(This is Part 3 of a five-part series looking at the Oscar nominees in the eight major categories. Click here for Part 1 or Part 2.)
Ten lead performances are nominated for Academy Awards each year: five male and five female. This year’s batch includes some real heavyweights; despite two of them scoring first-time nominations, the ten actors and actresses up for Lead Performance Oscars have 38 Academy Award nominations between them.
CHRISTIAN BALE (American Hustle)
After winning Best Supporting Actor three years ago for his turn in The Fighter, Bale reteamed with David O. Russell to score his second nomination for American Hustle. As Irving Rosenfeld, a con artist blackmailed into working with the FBI on a major sting operation, Bale is unrecognizable in appearance, posture, and mannerisms.
BRUCE DERN (Nebraska)
It’s been 35 years since Dern’s last nomination, for 1978’s Coming Home, but as far as comeback performances go, you can’t get much more impressive than his turn in Nebraska. As Woody Grant, Dern gets in touch with a man whose naiveté and old age convince him that he’s won a million dollars from a marketing firm and lead him on a path to Nebraska to collect his winnings.
LEONARDO DiCAPRIO (The Wolf of Wall Street)
Twenty years after his first Oscar-nominated performance, in What’s Eating Gilbert Grape?, DiCaprio received his fourth for his portrayal of the excess-obsessed stockbroker Jordan Belfort. The dark horse in the Best Actor race, his fifth time teaming up with Martin Scorsese may prove to finally be his ticket to an overdue acceptance speech.
CHIWETEL EJIOFOR (12 Years a Slave)
One of the most evocative and moving performances of the year was Ejiofor’s in the true story of 12 Years a Slave. As Solomon Northup, a free black man who is kidnapped and sold into slavery in the 1800s, Ejiofor makes you feel every punishing cruelty and tragic injustice. You know from the title that there will ultimately be an end to Northup’s tribulations, but Ejiofor makes you forget while you’re watching.
MATTHEW McCONAUGHEY (Dallas Buyers Club)
After reinventing himself three years ago and giving consistently interesting performances in The Lincoln Lawyer, Bernie, Magic Mike, and Mud, the “McConnaisance” climaxed with the best acting of McConaughey’s career-best, in his portrayal of Ron Woodruff. As haunting as his physical performance is — McConaughey loses 40 pounds during the course of the movie — the real power is in his transformation from a vulgar, drunken bigot to a noble, kind-hearted crusader.
AMY ADAMS (American Hustle)
With her performance as Sydney Prosser in American Hustle, Adams scored her fifth Oscar nomination in the span of eight years. As the mistress of Christian Bale’s con man and the girlfriend of Bradley Cooper’s FBI agent, Adams bounces from side to side so effortlessly, it’s impossible to know, until the last card is played, just whose side she’s really on.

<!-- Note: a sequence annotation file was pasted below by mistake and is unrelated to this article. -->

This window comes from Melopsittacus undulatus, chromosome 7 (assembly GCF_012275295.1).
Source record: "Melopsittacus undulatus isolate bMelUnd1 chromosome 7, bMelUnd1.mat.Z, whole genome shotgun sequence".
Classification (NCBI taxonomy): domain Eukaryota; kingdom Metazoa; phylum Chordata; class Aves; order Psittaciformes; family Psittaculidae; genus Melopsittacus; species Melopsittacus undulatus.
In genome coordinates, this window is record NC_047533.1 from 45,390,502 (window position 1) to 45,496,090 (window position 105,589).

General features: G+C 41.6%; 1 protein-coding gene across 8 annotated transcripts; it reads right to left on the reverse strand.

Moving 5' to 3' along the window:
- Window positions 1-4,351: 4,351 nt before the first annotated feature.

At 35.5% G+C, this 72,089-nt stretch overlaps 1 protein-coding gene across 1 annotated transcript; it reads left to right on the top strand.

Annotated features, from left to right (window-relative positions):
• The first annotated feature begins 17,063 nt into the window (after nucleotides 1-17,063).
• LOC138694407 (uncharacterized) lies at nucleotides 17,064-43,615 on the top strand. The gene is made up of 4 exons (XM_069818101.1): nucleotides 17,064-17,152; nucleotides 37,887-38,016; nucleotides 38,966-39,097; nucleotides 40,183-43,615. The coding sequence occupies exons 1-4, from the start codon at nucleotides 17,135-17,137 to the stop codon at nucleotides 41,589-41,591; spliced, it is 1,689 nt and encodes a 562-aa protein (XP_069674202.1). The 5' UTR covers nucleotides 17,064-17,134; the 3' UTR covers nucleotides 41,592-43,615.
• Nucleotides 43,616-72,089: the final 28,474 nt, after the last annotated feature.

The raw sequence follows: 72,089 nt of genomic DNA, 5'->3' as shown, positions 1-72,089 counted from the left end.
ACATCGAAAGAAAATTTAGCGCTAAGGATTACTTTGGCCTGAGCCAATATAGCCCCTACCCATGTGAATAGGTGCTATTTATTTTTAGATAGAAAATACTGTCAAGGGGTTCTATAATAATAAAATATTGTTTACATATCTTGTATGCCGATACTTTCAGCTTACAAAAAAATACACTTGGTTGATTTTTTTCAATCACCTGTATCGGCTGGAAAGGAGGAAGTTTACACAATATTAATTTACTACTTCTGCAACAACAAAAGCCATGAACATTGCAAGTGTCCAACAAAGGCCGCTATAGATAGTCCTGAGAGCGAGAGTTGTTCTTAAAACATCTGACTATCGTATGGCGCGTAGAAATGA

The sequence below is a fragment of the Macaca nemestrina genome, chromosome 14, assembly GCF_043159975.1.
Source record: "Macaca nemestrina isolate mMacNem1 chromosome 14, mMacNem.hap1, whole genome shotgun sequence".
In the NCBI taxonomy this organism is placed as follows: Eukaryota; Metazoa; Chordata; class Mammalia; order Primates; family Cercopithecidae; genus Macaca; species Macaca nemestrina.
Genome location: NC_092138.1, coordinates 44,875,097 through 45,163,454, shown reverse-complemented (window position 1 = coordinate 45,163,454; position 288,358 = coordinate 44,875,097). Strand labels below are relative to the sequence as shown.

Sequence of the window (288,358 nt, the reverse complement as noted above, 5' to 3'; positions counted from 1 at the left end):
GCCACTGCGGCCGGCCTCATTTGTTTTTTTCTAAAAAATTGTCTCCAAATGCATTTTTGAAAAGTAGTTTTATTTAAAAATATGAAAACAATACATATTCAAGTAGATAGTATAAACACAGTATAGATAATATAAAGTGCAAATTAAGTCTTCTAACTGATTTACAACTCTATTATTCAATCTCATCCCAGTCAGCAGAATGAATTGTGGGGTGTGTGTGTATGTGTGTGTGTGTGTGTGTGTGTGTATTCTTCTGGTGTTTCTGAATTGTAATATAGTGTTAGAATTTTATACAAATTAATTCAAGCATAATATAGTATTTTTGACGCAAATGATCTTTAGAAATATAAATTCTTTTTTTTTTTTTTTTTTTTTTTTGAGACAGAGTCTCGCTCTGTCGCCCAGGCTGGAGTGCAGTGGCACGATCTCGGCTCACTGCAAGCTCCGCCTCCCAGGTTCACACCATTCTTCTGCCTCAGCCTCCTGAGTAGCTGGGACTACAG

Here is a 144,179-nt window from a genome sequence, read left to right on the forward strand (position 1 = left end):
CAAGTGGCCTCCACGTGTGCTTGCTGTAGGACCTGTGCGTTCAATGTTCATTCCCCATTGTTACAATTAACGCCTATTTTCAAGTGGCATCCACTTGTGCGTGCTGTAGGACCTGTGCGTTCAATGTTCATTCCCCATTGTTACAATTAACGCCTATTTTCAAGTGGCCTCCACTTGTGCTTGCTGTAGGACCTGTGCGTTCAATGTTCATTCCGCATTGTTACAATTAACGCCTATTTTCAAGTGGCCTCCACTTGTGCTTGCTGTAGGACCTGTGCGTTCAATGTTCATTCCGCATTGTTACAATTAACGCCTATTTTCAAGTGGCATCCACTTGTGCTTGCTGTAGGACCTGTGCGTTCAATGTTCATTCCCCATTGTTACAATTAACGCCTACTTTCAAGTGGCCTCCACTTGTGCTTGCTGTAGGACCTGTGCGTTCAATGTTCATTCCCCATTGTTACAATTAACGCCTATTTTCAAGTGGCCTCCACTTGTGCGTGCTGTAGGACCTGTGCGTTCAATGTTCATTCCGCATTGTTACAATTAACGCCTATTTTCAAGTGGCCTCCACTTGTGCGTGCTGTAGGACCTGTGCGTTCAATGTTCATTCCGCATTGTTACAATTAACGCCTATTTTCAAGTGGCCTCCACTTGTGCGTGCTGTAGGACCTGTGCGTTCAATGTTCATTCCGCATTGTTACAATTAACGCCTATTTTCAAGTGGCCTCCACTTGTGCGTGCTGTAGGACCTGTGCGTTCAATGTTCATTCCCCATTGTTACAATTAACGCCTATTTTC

CATE BLANCHETT (Blue Jasmine)
As the imploding widow of a Bernie Madoff-esque tycoon (Alec Baldwin) who finds herself penniless and having to rely on the kindness of strangers, Blanchett’s Jasmine is a modern-day Blanche Dubois. The nuances in Blanchett’s performance and the pointed, dark comedy she finds in the depths of her disturbed character are the things award-winning roles of made of.
SANDRA BULLOCK (Gravity)
As the sole person on screen for the majority of Gravity’s running time, Bullock completely carries the movie – which is all the more impressive considering the size and scope of the picture. As Dr. Ryan Stone, an engineer who finds herself alone in space with infinitesimal hope of getting back down to Earth alive, Bullock is courageous, heartbreaking, and riveting.
JUDI DENCH (Philomena)
Over the last few years, as Judi Dench has become recognized by everybody as 007’s stern boss, M, she has also steered toward gruffer roles. Stern characters like her teacher in Notes of a Scandal tended to get her Oscar noms, while lighter roles like those in Jane Eyre or The Best Exotic Marigold Hotel were ignored. With her jovial turn as Philomena Lee, Dench has at last earned a nomination for a thoroughly enjoyable performance.
MERYL STREEP (August: Osage County)
Already the most nominated actor in Oscar history, Streep broke her own record, scoring her 18th nomination for August: Osage County. As the matriarch of a large, Oklahoman family, her Violet Weston smokes, pops pills, fights her whole family (both verbally and physically), and struggles with cancer – all with the ferocity and dignity that comes so naturally to Streep’s performances.